European bond market investors need to be following political developments closer than ever, now that markets are expecting Greece and Portugal to restructure their debts.
Anderson is also aware this creates a particular challenge for those with higher return targets. For those investors, he recommends buying shorter-dated instruments (averaging one to two years) of high yield or corporate bonds and holding them to maturity, focusing on only better quality issuers.
He views this transfer to shorter dated debt as more productive than a simple shift from fixed to floating rate notes.
Nevertheless, he does see plenty of slack for floating rate issuance to grow, despite issuer hesitancy, because there are low yields further out the curve and a high expectation of rate rises. One of the newer risks in the European market is the possibility of senior debt holders receiving haircuts on their holdings.
This possibility became all the more tangible with rescue packages that make bonds issued as part of those rescues rank higher than existing classes of senior unsecured debt.
Anderson says: “The chance of senior haircuts does highlight the degree of potential volatility and the returns from subordinated debt in its various forms. One question being asked, with the re-emergence of the covered bond market, is whether covered bonds are the new senior debt.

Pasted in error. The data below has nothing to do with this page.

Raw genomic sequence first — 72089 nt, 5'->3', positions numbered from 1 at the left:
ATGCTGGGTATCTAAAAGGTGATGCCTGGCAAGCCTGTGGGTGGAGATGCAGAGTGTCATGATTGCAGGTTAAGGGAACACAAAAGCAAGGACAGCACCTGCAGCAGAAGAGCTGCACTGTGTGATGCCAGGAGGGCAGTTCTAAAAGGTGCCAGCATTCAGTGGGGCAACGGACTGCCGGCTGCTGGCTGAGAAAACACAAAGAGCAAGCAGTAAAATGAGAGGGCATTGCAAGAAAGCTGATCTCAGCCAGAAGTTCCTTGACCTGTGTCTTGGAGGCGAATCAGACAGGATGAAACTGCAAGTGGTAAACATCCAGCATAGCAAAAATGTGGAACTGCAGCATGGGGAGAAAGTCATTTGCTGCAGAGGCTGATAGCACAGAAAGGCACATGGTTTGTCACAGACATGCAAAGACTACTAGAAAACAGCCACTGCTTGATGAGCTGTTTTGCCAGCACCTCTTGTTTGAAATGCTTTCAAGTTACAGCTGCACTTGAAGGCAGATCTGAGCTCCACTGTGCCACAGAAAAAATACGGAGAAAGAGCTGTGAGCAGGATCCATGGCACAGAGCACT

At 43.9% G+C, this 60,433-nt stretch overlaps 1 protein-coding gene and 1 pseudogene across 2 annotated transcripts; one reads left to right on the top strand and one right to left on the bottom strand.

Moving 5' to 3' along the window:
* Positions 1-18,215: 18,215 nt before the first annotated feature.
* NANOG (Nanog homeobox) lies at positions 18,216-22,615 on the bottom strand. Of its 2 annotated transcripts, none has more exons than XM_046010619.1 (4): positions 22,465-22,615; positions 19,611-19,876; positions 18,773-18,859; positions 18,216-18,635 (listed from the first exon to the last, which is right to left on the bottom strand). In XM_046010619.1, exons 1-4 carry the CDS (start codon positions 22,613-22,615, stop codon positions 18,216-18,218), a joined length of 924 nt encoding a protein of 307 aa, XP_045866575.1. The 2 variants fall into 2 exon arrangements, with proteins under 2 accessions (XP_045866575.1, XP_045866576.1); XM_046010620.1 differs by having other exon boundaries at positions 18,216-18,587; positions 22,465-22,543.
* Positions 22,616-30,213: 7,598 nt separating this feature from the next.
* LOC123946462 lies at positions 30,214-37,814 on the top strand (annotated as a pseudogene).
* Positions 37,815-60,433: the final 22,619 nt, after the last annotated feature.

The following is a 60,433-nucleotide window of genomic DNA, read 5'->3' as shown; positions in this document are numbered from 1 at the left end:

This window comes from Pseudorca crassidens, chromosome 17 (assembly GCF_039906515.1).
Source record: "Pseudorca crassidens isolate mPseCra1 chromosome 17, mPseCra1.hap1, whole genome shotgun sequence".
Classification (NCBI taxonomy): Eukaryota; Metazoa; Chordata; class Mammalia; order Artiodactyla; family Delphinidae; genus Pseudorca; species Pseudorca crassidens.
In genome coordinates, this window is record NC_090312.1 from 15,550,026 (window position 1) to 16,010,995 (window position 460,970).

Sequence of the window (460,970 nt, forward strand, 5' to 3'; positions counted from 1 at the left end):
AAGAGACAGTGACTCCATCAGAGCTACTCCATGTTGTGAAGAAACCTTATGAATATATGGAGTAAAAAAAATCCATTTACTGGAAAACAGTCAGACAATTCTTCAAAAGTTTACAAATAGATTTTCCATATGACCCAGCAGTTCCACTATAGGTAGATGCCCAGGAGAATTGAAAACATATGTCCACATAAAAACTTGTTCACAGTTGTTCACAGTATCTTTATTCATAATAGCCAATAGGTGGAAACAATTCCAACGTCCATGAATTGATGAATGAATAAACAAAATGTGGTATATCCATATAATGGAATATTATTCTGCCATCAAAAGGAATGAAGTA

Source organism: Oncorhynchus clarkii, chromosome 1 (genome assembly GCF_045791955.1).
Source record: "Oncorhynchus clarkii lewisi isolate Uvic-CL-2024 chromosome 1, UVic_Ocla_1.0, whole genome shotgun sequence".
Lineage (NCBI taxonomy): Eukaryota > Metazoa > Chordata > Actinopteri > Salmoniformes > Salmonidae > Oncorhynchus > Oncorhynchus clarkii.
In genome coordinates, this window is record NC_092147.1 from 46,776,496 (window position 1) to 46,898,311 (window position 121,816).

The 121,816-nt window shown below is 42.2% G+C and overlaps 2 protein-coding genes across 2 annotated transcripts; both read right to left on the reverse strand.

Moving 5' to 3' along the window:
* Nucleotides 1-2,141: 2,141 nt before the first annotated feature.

“There is an argument for over-collateralised exposures, such as covered bonds, to be part of an investor’s portfolio. That may take some allocation away from what senior debt was before.
“Senior debt is becoming in financials a more risky asset that will likely price accordingly, potentially giving covered bonds a larger role in the investor universe,” he says.
Anderson also emphasises the important role subordinated debt plays within corporate debt portfolios.
He points to the volatility of those portfolios during the financial crisis, much of which stemmed from the underperformance of the subordinated constituents of corporate benchmarks.
Thus, with the emergence of asset classes such as contingent convertible securities, understanding how regulators regard subordinated debt is a key issue.
As for the decision to subordinate senior unsecured debt to bailout debt, Anderson is clear on the consequences.
“It creates the potential for a two-tier bond market. To that extent, it creates subordination, not necessarily in black and white but in terms of market perception. Ultimately, that is all one needs,” he says.